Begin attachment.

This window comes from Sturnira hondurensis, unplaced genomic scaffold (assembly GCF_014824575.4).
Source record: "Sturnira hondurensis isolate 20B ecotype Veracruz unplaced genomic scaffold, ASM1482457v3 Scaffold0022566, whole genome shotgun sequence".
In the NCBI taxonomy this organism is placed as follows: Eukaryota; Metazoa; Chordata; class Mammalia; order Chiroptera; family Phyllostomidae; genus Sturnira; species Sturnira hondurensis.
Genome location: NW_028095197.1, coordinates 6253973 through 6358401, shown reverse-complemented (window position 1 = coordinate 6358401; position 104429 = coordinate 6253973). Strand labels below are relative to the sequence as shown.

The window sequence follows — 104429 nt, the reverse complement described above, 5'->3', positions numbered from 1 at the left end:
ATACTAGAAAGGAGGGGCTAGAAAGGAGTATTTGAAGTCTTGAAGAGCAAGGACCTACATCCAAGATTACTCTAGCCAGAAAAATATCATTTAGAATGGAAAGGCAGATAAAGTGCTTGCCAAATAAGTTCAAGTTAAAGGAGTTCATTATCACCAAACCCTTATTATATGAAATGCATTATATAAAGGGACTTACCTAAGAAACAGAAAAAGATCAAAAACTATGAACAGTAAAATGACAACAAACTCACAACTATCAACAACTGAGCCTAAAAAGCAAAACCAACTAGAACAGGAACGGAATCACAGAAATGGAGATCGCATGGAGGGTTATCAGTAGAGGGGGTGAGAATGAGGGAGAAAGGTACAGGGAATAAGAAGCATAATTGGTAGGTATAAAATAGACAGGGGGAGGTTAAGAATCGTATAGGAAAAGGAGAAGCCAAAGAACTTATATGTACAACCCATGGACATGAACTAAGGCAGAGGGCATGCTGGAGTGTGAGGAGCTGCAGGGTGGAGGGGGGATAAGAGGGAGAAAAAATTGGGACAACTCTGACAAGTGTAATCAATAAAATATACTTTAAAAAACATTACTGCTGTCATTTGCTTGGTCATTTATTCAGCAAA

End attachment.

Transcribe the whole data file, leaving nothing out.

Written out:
This window comes from Sturnira hondurensis, unplaced genomic scaffold (assembly GCF_014824575.4).
Source record: "Sturnira hondurensis isolate 20B ecotype Veracruz unplaced genomic scaffold, ASM1482457v3 Scaffold0022566, whole genome shotgun sequence".
In the NCBI taxonomy this organism is placed as follows: Eukaryota; Metazoa; Chordata; class Mammalia; order Chiroptera; family Phyllostomidae; genus Sturnira; species Sturnira hondurensis.
Genome location: NW_028095197.1, coordinates 6253973 through 6358401, shown reverse-complemented (window position 1 = coordinate 6358401; position 104429 = coordinate 6253973). Strand labels below are relative to the sequence as shown.

The window sequence follows — 104429 nt, the reverse complement described above, 5'->3', positions numbered from 1 at the left end:
ATACTAGAAAGGAGGGGCTAGAAAGGAGTATTTGAAGTCTTGAAGAGCAAGGACCTACATCCAAGATTACTCTAGCCAGAAAAATATCATTTAGAATGGAAAGGCAGATAAAGTGCTTGCCAAATAAGTTCAAGTTAAAGGAGTTCATTATCACCAAACCCTTATTATATGAAATGCATTATATAAAGGGACTTACCTAAGAAACAGAAAAAGATCAAAAACTATGAACAGTAAAATGACAACAAACTCACAACTATCAACAACTGAGCCTAAAAAGCAAAACCAACTAGAACAGGAACGGAATCACAGAAATGGAGATCGCATGGAGGGTTATCAGTAGAGGGGGTGAGAATGAGGGAGAAAGGTACAGGGAATAAGAAGCATAATTGGTAGGTATAAAATAGACAGGGGGAGGTTAAGAATCGTATAGGAAAAGGAGAAGCCAAAGAACTTATATGTACAACCCATGGACATGAACTAAGGCAGAGGGCATGCTGGAGTGTGAGGAGCTGCAGGGTGGAGGGGGGATAAGAGGGAGAAAAAATTGGGACAACTCTGACAAGTGTAATCAATAAAATATACTTTAAAAAACATTACTGCTGTCATTTGCTTGGTCATTTATTCAGCAAA